Someone once said: “A meeting is an event at which minutes are kept and hours are lost.” Sadly that is a statement which proves to be true more often than most managers would like to admit. Consider the following meeting statistics compiled recently from a number of different sources.
According to a 2012 survey by Salary.com “too many meetings” is the single biggest waste of time at work; up from #3 on a similar survey in 2008.
A Microsoft Office Survey listed the top 3 time wasters as ineffective meetings, unclear objectives, and lack of team communication.
The number of hours each week office workers spend in meetings; most feel that less than half of that time is productive. (Opinion Matters, for Epson and the Centre for Economics & Business Research; May 2012)
Percentage of time spent in executive meetings, that estimates say, is devoted to irrelevant issues.
Percent of meeting time, a Wall Street Journal article suggests, could be eliminated by following a detailed agenda.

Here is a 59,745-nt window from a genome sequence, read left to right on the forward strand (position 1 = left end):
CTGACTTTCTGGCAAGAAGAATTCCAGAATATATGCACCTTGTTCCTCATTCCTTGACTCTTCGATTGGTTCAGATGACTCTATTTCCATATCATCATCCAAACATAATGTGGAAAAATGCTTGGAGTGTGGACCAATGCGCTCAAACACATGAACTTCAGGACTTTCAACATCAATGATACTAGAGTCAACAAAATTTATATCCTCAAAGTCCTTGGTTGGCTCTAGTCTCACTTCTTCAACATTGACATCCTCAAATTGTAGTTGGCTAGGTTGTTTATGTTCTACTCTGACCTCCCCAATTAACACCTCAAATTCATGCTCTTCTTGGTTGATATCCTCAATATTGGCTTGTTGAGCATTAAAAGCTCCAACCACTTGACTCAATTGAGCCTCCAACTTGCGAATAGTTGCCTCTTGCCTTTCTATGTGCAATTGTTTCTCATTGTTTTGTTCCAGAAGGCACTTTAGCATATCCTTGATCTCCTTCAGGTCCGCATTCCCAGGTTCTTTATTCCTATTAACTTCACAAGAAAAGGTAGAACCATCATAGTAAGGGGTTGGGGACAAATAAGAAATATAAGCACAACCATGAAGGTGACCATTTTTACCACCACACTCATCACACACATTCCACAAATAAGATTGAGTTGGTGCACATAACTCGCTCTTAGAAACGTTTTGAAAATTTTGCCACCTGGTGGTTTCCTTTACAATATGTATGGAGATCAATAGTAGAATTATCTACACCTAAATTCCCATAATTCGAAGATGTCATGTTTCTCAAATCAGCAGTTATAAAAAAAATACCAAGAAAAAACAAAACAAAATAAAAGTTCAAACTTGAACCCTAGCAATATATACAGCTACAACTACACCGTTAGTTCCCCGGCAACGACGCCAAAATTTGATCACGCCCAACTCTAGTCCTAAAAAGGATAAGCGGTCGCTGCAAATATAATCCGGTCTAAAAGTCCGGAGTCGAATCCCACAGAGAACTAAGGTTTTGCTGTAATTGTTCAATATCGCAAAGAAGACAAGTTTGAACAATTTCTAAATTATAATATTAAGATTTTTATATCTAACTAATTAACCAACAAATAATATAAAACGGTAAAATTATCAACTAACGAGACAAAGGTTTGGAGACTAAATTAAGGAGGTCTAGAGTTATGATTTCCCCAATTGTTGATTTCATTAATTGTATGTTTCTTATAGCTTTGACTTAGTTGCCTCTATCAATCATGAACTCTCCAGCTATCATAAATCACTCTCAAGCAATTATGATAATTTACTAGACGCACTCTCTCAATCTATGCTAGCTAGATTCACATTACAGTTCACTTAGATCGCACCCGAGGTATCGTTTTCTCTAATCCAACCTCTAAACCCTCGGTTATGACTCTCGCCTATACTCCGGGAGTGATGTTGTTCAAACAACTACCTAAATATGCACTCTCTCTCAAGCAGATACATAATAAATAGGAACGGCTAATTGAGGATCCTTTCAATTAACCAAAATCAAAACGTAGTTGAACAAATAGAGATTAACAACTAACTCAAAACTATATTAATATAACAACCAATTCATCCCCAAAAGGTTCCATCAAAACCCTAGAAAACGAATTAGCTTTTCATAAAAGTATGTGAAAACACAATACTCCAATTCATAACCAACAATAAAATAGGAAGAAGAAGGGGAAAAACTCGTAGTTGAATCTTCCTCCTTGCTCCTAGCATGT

Percent increase in the number of remote participation meetings over the 10 year period of 1988 to 1998. (Group Computing Magazine Sept/Oct 1988)
The amount of money the U.S. Bureau of Labor Statistics estimates that U.S. businesses lose in unnecessary meetings every year.
Cleary a manager that plans effective meetings, follows an organized agenda, eliminates irrelevant issues, and uses technology that can help to accomplish these goals, has an advantage in the workplace. Companies that focus their attention on making meeting structured and efficient find that productivity and profits increase exponentially.